Thank you for visiting The Trace. For those encountering our journalism for the first time, or wondering what we are all about, here are the basics:
We are a small nonprofit newsroom staffed by the only team of journalists whose full-time beat is covering guns in America. Our primary focus is gun violence, an epidemic that results in the deaths or injuries of 110,000 people every year in the United States. But that means we also naturally write stories about gun policy, the gun lobby, and gun culture. We report on the policing of gun crime. We tell human stories about people who are shot and about their recoveries — and about people working to address the problem .
We are independent and nonpartisan, which means we do not advocate for any specific cause or policy. We strive to cover our issue with fairness, and with respect to the millions of American gun owners. But we do not shy away from reporting objective truths: That Americans, especially those who live in a handful of major cities, die from gunshot wounds at rates unheard of in other developed nations. That shootings devastate families and communities and drain billions of dollars from local, state, and federal governments. That the National Rifle Association stokes fears of the threats that “good guy” Americans supposedly face from immigrants, from the media, and from Democrats, to name a few — while exerting incredible influence on local, state, and national lawmakers.
We publish our journalism on our website and in collaboration with other news organizations. We encourage you to please, as a next step, sign up for our newsletter, which showcases our daily and weekly coverage, as well as deep-dive stories and projects that takes months or more.
Investigative reporting is at the core of what we do. For the past 18 months, for example, Mike Spies has examined how the gun lobby has unwound restrictions on carrying firearms in public places, how it stops new laws from being passed, and its role in backing “stand your ground” bills. On Thursday, Mike appeared on Fresh Air to discuss his series, which is called “The Gunfighters.”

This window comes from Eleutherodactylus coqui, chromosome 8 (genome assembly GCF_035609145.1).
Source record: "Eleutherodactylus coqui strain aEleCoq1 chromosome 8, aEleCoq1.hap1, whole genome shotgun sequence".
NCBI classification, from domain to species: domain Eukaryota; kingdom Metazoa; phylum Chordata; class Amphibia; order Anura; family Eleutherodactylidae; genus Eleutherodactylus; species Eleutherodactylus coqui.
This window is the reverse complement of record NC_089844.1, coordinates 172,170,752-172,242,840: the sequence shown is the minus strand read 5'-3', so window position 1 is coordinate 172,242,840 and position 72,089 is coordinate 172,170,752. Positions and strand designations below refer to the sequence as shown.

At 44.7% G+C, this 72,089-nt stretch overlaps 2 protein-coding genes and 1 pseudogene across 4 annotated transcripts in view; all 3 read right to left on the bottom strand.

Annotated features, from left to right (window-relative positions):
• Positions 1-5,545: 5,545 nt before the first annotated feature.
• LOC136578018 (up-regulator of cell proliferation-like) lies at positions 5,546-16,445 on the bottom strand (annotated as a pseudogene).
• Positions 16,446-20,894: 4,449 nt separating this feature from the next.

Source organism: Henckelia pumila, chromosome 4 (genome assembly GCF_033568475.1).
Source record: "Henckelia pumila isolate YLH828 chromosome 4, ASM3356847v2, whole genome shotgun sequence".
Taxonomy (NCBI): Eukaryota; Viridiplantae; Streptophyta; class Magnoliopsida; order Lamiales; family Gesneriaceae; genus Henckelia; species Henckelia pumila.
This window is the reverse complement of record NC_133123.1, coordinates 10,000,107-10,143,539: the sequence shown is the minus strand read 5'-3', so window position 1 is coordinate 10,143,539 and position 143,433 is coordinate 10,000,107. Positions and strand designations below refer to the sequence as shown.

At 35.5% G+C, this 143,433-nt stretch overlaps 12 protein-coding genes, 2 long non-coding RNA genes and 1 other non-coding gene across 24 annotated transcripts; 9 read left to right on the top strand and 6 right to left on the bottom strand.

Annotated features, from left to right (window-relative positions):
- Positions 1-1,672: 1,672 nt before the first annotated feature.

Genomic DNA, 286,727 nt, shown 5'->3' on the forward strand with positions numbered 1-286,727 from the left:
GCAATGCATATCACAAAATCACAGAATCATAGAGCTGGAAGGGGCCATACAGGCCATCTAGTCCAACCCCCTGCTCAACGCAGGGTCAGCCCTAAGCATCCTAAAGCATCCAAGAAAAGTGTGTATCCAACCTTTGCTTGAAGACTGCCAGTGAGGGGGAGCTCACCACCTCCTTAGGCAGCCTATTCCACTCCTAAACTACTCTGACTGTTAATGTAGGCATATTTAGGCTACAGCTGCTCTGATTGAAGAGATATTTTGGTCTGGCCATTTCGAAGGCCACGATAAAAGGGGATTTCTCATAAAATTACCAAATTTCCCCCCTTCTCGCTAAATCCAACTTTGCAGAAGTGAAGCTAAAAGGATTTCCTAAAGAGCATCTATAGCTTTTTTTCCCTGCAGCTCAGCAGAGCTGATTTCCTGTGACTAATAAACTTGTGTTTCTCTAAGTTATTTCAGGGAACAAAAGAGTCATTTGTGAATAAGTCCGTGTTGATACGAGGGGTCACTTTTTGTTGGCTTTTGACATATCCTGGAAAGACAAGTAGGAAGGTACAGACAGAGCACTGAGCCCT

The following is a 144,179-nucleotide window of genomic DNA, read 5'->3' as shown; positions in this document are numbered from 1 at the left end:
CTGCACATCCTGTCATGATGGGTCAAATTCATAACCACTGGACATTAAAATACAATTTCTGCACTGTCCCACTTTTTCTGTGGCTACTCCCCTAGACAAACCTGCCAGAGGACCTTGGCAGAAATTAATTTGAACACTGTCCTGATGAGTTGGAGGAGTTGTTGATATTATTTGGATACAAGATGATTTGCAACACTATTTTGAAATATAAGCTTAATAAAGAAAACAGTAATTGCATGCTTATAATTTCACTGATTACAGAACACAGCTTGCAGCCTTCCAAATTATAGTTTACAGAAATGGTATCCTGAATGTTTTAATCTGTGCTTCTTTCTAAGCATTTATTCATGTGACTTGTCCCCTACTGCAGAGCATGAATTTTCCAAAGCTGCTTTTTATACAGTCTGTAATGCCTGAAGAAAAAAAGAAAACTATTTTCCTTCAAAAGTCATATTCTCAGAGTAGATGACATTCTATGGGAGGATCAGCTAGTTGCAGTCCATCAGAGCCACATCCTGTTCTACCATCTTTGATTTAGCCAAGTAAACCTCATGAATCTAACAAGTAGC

The Trace has gotten more attention this week than usual, for a terrible reason: the mass shooting in Las Vegas that left 58 dead and hundreds more wounded. We’ve worked long hours this week, producing stories that highlight examples of courage and selflessness that cut through the carnage and describe the long road of recovery that may lay ahead for survivors of the attack. We were the first news organization to spotlight how the “bump stock” flouts federal restrictions on machine guns by allowing civilian assault-style rifles to approach automatic fire (you can read our 2015 feature here) and followed up on that reporting as the devices drew national concern (here’s our animated explainer, produced in partnership with the interactives team at The New Yorker, on how the products change guns to which they are affixed).
Rampage attacks are horrifying to the public, and to victims and families, devastating. We are committed to covering them. But we do so with this knowledge: they are not an especially good proxy for the epidemic of gun violence in America. In any given week, there are over 200 more gun homicides than the massacre on the Las Vegas Strip. These “everyday” victims of gun violence are shot by rivals, friends, strangers, family members, and even children.
Investigating America’s gun violence crisis
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You can find more facts about gun violence in America in our annual stats roundups, our compilations of data on how guns affect domestic-abuse victims, children, and suicidal persons, and in this post we published on our two-year anniversary this June, in which we shared dimensions of the issues that have most surprised us. One of those is the staggering number of Americans living with gunshot wounds. In an ongoing project called “Shot & Forgotten,” reporter Elizabeth Van Brocklin is asking people who have been wounded in a shooting to talk about their recovery. (If you fit this description, and are willing to share, we would love to hear from you.)
Thanks again for reading. In addition to our newsletter, you can also follow us on Twitter and Facebook. If you have questions, comments, or concerns, write to us at [email protected].